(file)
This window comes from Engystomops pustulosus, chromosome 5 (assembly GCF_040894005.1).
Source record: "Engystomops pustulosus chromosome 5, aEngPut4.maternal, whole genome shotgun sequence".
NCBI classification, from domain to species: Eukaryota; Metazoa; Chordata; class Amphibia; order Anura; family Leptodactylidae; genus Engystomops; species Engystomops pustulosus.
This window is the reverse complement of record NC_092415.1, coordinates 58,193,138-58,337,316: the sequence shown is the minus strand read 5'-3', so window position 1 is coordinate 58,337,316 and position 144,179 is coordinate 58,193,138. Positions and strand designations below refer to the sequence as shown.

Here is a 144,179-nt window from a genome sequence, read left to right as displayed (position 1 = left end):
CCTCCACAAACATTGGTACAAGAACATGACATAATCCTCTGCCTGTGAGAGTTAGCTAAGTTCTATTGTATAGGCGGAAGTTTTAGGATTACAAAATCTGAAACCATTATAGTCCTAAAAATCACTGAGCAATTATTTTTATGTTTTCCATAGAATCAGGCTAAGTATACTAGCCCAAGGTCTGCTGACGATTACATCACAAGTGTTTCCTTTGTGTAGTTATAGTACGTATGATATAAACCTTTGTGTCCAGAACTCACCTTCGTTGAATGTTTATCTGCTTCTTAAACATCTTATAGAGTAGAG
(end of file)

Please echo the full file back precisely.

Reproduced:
This window comes from Engystomops pustulosus, chromosome 5 (assembly GCF_040894005.1).
Source record: "Engystomops pustulosus chromosome 5, aEngPut4.maternal, whole genome shotgun sequence".
NCBI classification, from domain to species: Eukaryota; Metazoa; Chordata; class Amphibia; order Anura; family Leptodactylidae; genus Engystomops; species Engystomops pustulosus.
This window is the reverse complement of record NC_092415.1, coordinates 58,193,138-58,337,316: the sequence shown is the minus strand read 5'-3', so window position 1 is coordinate 58,337,316 and position 144,179 is coordinate 58,193,138. Positions and strand designations below refer to the sequence as shown.

Here is a 144,179-nt window from a genome sequence, read left to right as displayed (position 1 = left end):
CCTCCACAAACATTGGTACAAGAACATGACATAATCCTCTGCCTGTGAGAGTTAGCTAAGTTCTATTGTATAGGCGGAAGTTTTAGGATTACAAAATCTGAAACCATTATAGTCCTAAAAATCACTGAGCAATTATTTTTATGTTTTCCATAGAATCAGGCTAAGTATACTAGCCCAAGGTCTGCTGACGATTACATCACAAGTGTTTCCTTTGTGTAGTTATAGTACGTATGATATAAACCTTTGTGTCCAGAACTCACCTTCGTTGAATGTTTATCTGCTTCTTAAACATCTTATAGAGTAGAG